Jens Christian Svabo Justinussen
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Alyson Bailes Obituary

Alyson Judith Kirtley Bailes, diplomat and political scientist, who frequently visited the University of the Faroe Islands, has passed away, aged 67.

It is with great sadness that we mourn the loss of Alyson Bailes, who died at the age of 67. Over the last decade, the University of the Faroe Islands was privileged to have Alyson frequently visit as a guest lecturer. She also collaborated with several of our researchers on International Affairs, Security and Small States.

Alyson Bailes graduated from Somerville College, Oxford, in 1969, and went straight to the British Foreign Office, where she worked for 33 years. During her distinguished career she was posted in Hungary, West Germany, China, Norway, Belgium, and she was one of the first female British Ambassadors (Finland). She also served as the Director of Swedish International Peace Research Institute (SIPRI), was an Adjunct Professor of Political Science at the University of Iceland, taught at the College of Europe in Bruges, was a Fellow of Chatham House, and an Honorary Fellow of Somerville, Oxford. She was a polyglot - and a great fan of the Faroese heavy metal band TÝR.

Alyson honed her practical experience in diplomacy during the cold war era, learning to navigate between the superpowers, and witnessed first hand the brutality of totalitarian regimes in Prague 1968 (she visited there as a student) and the Tiananmen Square incident in 1989. She was also lucky enough to survive an IRA terrorist attack in 1979. After the cold war ended, Alyson was actively engaged in the enlargement of NATO towards the east. As we entered the 21st century Alyson became increasingly interested in the Arctic region and the security issues that came along the massive environmental changes that were becoming more and more obvious. It was through this new emerging field of study, that I first met Alyson. We were introduced by a colleague of mine (Beinta í Jákupstovu), as we were designing a course at the University of the Faroe Islands, which involved Alyson giving a class on security in the Arctic.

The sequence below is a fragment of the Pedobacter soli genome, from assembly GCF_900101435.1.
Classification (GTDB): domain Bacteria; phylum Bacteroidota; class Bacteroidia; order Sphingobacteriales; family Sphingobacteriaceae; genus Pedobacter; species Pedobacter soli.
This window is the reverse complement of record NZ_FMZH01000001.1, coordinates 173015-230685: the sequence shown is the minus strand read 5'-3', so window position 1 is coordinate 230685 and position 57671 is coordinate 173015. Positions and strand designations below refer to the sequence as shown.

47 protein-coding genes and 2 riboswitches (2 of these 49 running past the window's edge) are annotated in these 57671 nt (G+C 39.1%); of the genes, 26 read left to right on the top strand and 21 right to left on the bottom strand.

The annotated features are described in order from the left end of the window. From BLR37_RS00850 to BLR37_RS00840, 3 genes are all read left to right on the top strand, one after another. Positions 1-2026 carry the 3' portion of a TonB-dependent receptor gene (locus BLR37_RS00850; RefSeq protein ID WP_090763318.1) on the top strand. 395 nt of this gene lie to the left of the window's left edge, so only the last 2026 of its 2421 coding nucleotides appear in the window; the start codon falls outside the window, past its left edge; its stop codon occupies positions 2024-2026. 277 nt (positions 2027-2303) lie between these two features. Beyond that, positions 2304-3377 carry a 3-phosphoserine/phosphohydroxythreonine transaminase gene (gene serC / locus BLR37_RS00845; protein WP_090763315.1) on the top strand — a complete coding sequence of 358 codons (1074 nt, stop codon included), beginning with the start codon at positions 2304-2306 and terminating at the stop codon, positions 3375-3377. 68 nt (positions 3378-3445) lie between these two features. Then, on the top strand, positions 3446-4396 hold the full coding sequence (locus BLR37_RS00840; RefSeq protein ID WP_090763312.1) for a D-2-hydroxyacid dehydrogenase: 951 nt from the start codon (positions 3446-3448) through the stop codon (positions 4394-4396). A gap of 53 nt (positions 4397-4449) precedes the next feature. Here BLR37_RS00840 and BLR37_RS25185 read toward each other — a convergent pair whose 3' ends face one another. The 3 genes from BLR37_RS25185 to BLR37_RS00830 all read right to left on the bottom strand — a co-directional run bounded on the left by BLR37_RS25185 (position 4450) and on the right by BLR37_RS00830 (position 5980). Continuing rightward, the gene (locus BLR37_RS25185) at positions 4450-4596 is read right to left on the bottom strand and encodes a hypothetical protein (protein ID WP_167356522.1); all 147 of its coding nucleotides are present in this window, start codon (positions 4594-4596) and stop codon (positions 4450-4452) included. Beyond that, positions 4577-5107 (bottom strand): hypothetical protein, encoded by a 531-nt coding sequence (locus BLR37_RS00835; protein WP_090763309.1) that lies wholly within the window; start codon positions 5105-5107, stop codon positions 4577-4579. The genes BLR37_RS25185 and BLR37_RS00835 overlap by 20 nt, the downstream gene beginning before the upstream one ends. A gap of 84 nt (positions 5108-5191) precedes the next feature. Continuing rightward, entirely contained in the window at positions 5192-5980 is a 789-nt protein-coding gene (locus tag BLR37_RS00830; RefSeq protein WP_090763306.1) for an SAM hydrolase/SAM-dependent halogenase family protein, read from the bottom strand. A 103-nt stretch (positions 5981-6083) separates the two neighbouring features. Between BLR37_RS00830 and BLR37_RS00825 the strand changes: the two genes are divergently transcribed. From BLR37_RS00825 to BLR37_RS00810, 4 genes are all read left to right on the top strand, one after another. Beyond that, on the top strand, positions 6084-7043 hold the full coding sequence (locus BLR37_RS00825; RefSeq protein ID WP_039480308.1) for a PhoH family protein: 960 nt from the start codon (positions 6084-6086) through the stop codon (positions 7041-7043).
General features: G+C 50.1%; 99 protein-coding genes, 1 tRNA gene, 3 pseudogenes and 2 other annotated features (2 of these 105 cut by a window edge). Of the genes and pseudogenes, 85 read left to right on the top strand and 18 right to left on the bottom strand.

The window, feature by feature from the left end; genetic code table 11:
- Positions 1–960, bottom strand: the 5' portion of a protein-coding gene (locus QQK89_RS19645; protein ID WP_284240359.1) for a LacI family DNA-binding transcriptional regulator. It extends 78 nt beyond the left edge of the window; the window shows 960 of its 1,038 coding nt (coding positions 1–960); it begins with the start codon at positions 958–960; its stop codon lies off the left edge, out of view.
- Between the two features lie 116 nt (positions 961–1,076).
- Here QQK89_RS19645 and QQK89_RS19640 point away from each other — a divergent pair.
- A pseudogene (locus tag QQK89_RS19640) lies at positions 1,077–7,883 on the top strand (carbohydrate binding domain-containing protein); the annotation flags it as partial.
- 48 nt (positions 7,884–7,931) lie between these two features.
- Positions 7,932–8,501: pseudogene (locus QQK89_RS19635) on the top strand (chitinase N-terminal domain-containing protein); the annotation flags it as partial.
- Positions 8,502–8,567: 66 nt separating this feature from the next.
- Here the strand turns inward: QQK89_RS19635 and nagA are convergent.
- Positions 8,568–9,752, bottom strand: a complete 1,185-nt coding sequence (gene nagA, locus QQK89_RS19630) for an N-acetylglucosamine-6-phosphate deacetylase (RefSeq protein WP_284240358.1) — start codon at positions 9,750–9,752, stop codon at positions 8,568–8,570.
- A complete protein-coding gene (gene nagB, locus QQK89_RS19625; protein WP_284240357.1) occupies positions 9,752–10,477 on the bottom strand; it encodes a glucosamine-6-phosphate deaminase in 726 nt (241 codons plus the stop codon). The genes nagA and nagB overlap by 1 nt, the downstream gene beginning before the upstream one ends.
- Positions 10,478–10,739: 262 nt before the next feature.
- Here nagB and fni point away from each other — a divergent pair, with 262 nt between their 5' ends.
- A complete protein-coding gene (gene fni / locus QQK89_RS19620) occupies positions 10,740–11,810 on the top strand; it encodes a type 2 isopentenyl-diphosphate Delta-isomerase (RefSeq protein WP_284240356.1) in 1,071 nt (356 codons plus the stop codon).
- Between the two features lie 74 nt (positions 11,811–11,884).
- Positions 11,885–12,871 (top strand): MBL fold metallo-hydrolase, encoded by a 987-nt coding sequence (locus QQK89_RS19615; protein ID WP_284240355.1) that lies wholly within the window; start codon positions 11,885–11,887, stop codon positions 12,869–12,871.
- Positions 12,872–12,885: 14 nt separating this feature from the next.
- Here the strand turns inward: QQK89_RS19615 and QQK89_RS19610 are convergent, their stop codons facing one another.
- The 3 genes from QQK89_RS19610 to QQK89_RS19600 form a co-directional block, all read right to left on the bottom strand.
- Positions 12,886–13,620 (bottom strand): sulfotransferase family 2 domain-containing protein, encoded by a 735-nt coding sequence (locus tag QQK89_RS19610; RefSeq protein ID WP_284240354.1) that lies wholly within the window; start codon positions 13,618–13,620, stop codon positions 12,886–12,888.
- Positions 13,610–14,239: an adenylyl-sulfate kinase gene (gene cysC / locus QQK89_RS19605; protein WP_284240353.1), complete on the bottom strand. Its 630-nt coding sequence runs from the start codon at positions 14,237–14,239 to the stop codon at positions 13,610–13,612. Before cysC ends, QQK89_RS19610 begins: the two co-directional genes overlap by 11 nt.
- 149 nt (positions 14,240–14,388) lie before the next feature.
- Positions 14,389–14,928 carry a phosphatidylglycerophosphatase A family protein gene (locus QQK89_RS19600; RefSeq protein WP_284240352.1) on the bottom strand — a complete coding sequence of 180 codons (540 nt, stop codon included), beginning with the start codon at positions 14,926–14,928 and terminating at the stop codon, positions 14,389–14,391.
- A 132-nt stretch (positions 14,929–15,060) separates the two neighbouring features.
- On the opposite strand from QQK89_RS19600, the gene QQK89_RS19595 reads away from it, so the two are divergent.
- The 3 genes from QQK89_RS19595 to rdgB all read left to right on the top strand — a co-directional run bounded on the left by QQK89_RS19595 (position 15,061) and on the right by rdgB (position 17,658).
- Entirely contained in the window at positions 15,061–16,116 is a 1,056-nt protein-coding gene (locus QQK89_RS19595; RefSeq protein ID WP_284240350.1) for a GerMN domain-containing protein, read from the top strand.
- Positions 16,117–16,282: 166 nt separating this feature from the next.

Since then, our cooperation and friendship evolved. Over the years, Alyson visited us many times giving lectures, public presentations, and she also worked on publications with several colleagues here. As always, Alyson lifted the intellectual debate up to the higher stratosphere, leaving the students and participants invigorated and enriched. Not only was she a brilliant scholar and an experienced diplomat, but she also was a true mensch. At the same time there was an ever-present sense of humor and fun around her. I remember vividly when Alyson discussed soft power with our students, and suddenly she went on a longer explanation on the soft power of TYR.

Over the years I had the privilege of arranging lectures and presentations with Alyson at our University. One thing that always made an impression on me was her open attitude towards the students. No matter what level, and no matter what they presented to her, she took the students ideas and thinking seriously. The students would always leave the class enriched, with new ideas and ways to develop their own thinking further. But they also felt smarter, and more confident. They had been encouraged by a true master teacher.

I feel deeply honored to have had the chance to know Alyson. She will always be a great inspiration.